Yesterday I was sitting on my back porch thinking that there is no greater solitary pleasure than reading. [you, with your minds in the gutter. stop it.] A few seconds later I felt guilty and elitist for thinking that, remembering that others may find just as much pleasure in their garden, on the links, or playing Diablo. In the end, I decided that it was that I was reading a book that had not only the power to compel one's attention to the story, but the ability to take the reader somewhere else.
The Skull Mantra by Eliot Pattison is a detective novel. It's also a look inside the gulag, a religious education, a cultural history, and a political cry of outrage. Set in Tibet, at a prison camp for political, religious and cultural criminals the Chinese government has put to work building roads, it follows the path of Shan, a former government investigator whose commitment to the truth was more important than his commitment to the party. Shan has been sent to remote Tibet, where he is imprisoned with the religious and cultural criminals, that is, those monks and faithful who refuse to give up their traditions in the campaign to eliminate the Four Olds (ideas, culture, customs and habits). Although he is a prisoner, and a Han Chinese in the middle of Tibet, Shan is removed from his hut to investigate the murder of a party official. Webs of deceit, corruption, and misunderstanding shroud the truth that Shan is trying to uncover, on a timeline to prevent a hermit/monk from being executed. The surface conflicts hide much deeper secrets, and the past itself becomes an actor in the story.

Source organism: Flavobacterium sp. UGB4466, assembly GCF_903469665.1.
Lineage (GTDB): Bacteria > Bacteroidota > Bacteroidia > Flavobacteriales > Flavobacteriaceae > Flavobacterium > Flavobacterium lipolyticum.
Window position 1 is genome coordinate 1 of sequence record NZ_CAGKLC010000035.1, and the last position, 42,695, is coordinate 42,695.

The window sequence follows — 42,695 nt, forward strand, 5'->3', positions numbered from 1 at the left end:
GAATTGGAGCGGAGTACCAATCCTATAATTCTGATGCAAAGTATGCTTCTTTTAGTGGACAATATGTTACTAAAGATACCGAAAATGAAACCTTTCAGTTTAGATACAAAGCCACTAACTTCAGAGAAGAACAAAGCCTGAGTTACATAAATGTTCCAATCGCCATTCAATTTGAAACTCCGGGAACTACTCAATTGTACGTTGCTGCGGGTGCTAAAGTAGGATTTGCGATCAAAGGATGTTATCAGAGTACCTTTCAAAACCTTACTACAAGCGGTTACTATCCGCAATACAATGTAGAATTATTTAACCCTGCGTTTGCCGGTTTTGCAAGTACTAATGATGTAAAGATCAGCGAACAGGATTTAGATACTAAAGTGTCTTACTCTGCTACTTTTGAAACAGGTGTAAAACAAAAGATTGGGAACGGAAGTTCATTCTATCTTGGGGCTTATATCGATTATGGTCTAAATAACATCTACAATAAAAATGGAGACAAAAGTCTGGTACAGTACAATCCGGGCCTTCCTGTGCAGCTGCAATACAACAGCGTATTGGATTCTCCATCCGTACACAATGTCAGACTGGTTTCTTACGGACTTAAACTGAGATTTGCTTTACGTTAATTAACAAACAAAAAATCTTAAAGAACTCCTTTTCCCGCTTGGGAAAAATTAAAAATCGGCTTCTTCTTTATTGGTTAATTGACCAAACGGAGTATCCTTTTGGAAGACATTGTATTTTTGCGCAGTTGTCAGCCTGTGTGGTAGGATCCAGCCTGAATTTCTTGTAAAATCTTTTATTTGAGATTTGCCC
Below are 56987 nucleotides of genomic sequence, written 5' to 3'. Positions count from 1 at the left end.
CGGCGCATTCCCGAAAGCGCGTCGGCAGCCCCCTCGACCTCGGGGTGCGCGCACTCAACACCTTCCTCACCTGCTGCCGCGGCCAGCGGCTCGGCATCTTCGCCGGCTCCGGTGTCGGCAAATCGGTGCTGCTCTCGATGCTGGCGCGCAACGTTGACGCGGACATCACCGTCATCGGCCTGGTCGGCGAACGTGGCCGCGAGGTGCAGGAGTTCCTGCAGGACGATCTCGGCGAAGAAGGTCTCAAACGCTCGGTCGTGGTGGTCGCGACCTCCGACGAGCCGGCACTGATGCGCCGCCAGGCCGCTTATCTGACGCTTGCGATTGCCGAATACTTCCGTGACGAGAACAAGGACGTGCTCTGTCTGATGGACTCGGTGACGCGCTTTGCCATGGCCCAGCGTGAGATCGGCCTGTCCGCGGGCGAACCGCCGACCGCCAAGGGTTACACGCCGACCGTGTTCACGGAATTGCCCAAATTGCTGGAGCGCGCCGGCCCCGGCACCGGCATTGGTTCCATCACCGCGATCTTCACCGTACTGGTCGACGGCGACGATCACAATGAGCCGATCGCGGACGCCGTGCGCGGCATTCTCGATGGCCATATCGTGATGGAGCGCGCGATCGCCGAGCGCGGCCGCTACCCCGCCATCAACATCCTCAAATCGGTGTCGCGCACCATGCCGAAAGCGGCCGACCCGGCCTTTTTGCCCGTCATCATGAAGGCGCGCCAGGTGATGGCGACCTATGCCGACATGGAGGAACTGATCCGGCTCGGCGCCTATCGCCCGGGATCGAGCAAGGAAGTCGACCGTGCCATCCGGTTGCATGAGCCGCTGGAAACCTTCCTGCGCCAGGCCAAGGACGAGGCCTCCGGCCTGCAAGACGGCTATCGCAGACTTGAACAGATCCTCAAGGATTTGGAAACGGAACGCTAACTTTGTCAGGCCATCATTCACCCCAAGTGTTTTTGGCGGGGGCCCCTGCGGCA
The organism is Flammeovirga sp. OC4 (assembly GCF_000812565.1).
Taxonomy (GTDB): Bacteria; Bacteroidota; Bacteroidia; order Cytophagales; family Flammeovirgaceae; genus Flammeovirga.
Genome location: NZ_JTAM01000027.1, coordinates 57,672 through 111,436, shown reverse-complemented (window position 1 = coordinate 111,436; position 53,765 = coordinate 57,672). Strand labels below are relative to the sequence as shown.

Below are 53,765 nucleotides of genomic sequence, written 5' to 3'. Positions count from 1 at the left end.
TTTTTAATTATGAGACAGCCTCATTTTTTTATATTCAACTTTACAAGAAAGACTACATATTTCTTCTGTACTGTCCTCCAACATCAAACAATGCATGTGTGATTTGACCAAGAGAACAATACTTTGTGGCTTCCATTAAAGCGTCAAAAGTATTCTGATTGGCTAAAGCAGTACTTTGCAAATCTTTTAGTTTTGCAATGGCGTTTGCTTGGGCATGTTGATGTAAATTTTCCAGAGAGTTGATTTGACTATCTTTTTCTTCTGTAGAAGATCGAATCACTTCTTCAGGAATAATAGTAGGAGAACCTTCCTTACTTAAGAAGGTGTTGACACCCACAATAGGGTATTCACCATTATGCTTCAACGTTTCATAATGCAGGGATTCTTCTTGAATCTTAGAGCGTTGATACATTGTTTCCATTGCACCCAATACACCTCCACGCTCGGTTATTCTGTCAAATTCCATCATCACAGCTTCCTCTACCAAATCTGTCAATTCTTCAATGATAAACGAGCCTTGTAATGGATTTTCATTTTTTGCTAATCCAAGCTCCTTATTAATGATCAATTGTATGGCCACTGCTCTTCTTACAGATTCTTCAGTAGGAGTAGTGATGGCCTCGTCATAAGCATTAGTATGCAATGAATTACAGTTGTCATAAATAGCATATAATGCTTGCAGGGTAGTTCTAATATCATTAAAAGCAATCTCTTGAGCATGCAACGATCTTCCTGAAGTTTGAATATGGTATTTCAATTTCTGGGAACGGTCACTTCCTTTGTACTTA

The best thing about this book, to me, was not the plot (and don't get me wrong, the plot was gripping, and the book won an Edgar Award) but the crafting of the entire novel. Few books are subtle enough to truly suspend your existence in your world and lift you into theirs, and few novels with a political axe to grind can avoid beating you in the head with their message. This book is one that can. Rather than sitting on the porch on a ninety degree summer evening, I was in the chilling mists of Tibet. Suddenly I was starving for dumplings, like the characters (although not being in the gulag all I had to do was place a call to The Great Wall, $3.75 for a half dozen, steamed). I felt a bite and smacked a stinging ant, and felt an instant - albeit an instant's - remorse after reading about the mantras said over sandals that they would not be the instruments of destruction for any insect creatures.
There are sequels, and I've just begun one that does not grip me in the same way, but it's a bit early to deliver a final judgment. The Skull Mantra however, is definitely worth your time.Posted by binky at July 13, 2005 03:41 PM | TrackBack | Posted to Books